The bad news is the problem of dealing with eight MG Rover dealerships following the carmaker’s collapse, which has cost Caffyns more than £2m. The good news is that a payout from Customs and Excise for the refund of VAT on demonstrators pitched in to the same financial year and is £3.4m.
Given that fortunate timing, the 96-year-old company has been able to lift the dividend by a confident 6.6%. The share price rose a few pence on the day of announcement. In the last five years it has quadrupled to £8 and reflects persistent rumours of a bid approach.
Caffyns has been a major ally of MG Rover and still had 21 outlets in the early Nineties. Re-franchising has been going on with increasing urgency in the Eastbourne-based group’s business area of Kent and Sussex.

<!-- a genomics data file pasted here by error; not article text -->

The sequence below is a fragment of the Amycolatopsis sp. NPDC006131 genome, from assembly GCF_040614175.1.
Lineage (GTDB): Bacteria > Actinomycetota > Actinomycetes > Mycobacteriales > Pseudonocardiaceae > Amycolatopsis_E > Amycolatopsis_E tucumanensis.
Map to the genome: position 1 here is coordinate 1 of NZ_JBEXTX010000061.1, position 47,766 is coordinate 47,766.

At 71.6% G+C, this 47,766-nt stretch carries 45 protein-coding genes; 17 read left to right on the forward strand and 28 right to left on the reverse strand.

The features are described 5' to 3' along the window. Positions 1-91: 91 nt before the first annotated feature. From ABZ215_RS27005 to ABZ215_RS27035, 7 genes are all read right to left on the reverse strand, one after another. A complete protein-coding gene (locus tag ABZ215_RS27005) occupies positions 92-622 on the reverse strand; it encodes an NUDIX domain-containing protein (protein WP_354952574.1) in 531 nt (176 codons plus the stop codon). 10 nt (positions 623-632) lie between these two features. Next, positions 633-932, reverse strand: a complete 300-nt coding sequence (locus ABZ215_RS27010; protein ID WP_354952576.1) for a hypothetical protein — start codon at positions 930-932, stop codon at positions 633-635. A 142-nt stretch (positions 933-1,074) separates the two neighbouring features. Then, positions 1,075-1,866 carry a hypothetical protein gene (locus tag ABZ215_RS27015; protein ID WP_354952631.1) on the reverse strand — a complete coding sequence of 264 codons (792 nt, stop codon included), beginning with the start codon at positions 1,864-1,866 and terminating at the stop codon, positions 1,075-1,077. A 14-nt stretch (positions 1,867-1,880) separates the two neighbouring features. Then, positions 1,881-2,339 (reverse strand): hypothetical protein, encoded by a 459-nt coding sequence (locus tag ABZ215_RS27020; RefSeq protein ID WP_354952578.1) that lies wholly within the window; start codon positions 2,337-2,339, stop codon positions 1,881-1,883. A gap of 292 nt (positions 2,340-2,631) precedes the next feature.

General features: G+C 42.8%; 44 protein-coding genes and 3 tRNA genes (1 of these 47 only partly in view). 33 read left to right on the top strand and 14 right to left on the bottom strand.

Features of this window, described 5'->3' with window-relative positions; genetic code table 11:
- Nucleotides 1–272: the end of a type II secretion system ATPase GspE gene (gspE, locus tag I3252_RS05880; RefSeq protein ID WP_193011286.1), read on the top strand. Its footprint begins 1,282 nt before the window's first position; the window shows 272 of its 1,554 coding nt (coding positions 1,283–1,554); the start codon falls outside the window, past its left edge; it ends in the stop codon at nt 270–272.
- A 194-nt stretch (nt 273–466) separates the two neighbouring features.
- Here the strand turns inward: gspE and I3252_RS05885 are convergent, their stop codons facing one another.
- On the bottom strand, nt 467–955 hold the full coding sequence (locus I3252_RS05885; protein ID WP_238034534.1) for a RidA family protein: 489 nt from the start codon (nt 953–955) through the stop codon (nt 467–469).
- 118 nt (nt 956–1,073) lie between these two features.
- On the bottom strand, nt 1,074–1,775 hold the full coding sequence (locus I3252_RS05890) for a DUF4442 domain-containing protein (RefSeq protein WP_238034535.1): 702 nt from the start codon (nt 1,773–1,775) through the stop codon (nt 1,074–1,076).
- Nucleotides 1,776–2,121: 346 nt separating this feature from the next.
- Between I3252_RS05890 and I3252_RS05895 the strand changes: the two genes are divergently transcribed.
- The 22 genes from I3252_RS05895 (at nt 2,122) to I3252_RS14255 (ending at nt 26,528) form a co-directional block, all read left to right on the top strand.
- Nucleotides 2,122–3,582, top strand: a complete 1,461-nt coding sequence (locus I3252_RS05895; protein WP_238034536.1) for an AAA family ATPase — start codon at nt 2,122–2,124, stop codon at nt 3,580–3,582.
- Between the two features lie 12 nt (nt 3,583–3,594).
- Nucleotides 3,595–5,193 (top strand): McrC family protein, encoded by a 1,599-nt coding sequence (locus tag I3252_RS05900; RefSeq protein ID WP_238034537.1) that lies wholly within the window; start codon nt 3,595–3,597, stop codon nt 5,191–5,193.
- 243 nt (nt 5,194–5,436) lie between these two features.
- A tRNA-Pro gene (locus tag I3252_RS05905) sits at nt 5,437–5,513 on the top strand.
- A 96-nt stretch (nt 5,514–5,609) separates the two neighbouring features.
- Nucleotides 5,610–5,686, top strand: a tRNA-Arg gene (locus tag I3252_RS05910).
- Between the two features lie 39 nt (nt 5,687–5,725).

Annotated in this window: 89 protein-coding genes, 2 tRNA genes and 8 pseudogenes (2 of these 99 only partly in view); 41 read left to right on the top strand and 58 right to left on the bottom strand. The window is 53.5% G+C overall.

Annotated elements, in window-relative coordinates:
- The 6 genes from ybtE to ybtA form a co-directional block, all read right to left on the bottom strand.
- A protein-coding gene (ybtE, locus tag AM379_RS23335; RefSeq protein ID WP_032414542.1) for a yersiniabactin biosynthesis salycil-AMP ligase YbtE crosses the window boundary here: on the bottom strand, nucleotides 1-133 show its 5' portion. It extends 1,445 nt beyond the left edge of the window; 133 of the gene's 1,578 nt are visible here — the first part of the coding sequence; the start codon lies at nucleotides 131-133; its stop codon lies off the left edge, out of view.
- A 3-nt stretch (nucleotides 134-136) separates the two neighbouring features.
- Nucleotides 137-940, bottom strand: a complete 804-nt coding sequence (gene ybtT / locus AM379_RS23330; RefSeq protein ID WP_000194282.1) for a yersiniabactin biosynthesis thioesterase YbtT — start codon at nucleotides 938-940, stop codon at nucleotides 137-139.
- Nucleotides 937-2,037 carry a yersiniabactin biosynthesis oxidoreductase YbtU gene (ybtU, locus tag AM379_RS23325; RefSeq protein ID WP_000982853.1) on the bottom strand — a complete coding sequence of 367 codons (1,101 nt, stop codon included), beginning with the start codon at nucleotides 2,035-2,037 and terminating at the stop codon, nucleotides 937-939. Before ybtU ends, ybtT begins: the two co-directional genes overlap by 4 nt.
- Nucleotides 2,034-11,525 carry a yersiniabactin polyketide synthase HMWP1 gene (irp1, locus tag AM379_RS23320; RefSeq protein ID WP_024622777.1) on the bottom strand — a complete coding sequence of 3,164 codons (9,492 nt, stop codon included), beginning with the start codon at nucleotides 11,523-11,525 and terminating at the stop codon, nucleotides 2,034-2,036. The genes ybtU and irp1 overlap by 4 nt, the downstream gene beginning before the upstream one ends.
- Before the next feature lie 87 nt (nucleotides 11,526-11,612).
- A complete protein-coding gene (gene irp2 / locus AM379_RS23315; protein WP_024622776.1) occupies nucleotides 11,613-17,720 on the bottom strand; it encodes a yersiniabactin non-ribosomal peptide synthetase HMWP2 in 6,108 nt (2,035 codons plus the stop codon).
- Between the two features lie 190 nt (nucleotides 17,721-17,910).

Two years ago, Caffyns made £888,000 doing £35.2m of MG Rover business. Last year business worth £28.5 carried an operating loss of £305,000. The loss in the second half was £750,000.
Seaford and Ramsgate dealerships are closed. Tunbridge Wells has switched to Vauxhall with Chevrolet. Brighton is also changing to Vauxhall. Eastbourne, Uckfield and Worthing are “being re-franchised” and Lewes is to become a used car operation and remain an MGR service point.
The VAT refund for the period 1973 to 1996 was £1.5m with interest compensation of £2m. That took total group turnover up a shade to £155.7m and pre-tax profits up from £3.1m to £3.3m.
Operating profits fell more than £1m to £2.8m.
Going forward, the group is majoring in Vauxhall and with VW Group brands and is adopting dominant market area strategies for Kent and Sussex.